9. A $250 gift certificate from Sunflower Ammo,
  10. KellyKettleUSA.com is donating both an AquaBrick water filtration kit and a Stainless Medium Scout Kelly Kettle Complete Kit with a combined retail value of $304,
  11. TexasgiBrass.com is providing a $300 gift certificate.
  12. Two cases of meals, Ready to Eat (MREs), courtesy of CampingSurvival.com (a $180 value),

Second Prize:

  1. A Glock form factor SIRT laser training pistol and a SIRT AR-15/M4 Laser Training Bolt, courtesy of Next Level Training, which have a combined retail value of $589,
  2. A FloJak EarthStraw “Code Red” 100-foot well pump system (a $500 value), courtesy of FloJak.com,
  3. Acorn Supplies is donating a Deluxe Food Storage Survival Kit with a retail value of $350,
  4. The Ark Instituteis donating a non-GMO, non-hybrid vegetable seed package–enough for two families of four, seed storage materials, a CD-ROM of Geri Guidetti’s book “Build Your Ark! How to Prepare for Self Reliance in Uncertain Times”, and two bottles of Potassium Iodate– a $325 retail value,
  5. $300 worth of ammo from Patriot Firearms and Munitions. (They also offer a 10% discount for all SurvivalBlog readers with coupon code SVB10P),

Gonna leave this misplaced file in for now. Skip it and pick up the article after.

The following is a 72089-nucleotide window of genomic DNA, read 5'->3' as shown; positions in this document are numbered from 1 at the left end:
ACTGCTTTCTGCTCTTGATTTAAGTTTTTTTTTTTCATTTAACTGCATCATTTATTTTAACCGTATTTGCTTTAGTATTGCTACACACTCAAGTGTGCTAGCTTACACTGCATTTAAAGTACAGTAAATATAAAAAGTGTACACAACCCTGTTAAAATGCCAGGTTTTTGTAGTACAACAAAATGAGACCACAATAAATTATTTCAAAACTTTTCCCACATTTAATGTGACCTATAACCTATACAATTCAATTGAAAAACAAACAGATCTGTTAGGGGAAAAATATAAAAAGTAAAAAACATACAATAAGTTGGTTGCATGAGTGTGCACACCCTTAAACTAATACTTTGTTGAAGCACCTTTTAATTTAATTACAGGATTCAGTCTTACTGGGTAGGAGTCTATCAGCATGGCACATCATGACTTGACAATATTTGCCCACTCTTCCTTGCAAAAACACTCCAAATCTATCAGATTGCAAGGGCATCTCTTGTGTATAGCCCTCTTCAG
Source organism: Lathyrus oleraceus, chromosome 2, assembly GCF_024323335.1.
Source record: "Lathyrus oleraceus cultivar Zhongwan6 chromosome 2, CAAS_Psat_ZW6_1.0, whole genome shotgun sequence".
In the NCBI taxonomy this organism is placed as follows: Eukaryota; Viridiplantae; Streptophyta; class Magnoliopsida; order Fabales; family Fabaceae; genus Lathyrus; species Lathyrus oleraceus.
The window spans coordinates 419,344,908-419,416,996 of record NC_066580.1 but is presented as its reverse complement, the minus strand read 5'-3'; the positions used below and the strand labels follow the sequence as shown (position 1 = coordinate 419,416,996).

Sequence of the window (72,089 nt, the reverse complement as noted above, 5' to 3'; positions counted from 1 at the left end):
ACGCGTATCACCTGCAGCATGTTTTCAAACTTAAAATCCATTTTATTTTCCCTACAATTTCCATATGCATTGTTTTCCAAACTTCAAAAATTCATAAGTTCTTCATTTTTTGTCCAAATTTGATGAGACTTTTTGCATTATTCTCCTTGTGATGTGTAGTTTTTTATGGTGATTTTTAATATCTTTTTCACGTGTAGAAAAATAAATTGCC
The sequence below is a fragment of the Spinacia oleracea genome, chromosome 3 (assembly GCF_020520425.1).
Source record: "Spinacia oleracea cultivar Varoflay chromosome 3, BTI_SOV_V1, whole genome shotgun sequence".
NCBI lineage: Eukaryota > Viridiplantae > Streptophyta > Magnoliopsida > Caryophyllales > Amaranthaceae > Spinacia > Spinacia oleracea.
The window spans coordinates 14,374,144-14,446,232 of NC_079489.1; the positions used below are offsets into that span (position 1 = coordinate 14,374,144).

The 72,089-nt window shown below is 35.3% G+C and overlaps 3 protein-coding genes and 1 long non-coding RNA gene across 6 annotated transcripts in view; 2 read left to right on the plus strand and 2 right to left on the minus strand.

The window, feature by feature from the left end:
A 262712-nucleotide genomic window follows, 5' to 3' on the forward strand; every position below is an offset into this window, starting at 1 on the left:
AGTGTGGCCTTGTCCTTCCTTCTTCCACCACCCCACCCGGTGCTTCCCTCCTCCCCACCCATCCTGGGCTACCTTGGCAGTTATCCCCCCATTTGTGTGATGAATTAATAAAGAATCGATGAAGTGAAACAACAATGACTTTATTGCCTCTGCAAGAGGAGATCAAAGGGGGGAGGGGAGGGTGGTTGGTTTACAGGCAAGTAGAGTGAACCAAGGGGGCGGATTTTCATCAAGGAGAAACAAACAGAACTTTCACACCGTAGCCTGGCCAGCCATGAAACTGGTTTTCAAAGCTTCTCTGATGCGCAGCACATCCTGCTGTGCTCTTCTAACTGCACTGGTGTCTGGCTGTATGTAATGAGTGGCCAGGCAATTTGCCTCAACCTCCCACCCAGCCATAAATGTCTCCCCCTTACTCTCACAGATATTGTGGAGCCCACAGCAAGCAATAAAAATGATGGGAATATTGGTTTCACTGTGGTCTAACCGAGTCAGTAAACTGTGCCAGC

6. A $250 gift card from Emergency Essentials,
  7. Twenty Five books, of the winners choice, of any books published by PrepperPress.com (a $270 value),
  8. TexasgiBrass.com is providing a $150 gift certificate,
  9. Organized Prepper is providing a $500 gift certificate, and
  10. RepackBoxis providing a $300 gift certificate to their site.

Third Prize:

  1. A Royal Berkey water filter, courtesy of Directive 21 (a $275 value),
  2. A large handmade clothes drying rack, a washboard, and a Homesteading for Beginners DVD, all courtesy of The Homestead Store, with a combined value of $206,
  3. Expanded sets of both washable feminine pads and liners, donated by Naturally Cozy (a $185 retail value),
  4. Two Super Survival Pack seed collections, a $150 value, courtesy of Seed for Security,
  5. Mayflower Trading is donating a $200 gift certificate for homesteading appliances,